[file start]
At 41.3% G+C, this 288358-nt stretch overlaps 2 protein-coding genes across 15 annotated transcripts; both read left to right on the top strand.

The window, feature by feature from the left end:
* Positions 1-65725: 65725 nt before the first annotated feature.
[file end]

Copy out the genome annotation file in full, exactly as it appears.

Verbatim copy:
At 41.3% G+C, this 288358-nt stretch overlaps 2 protein-coding genes across 15 annotated transcripts; both read left to right on the top strand.

The window, feature by feature from the left end:
* Positions 1-65725: 65725 nt before the first annotated feature.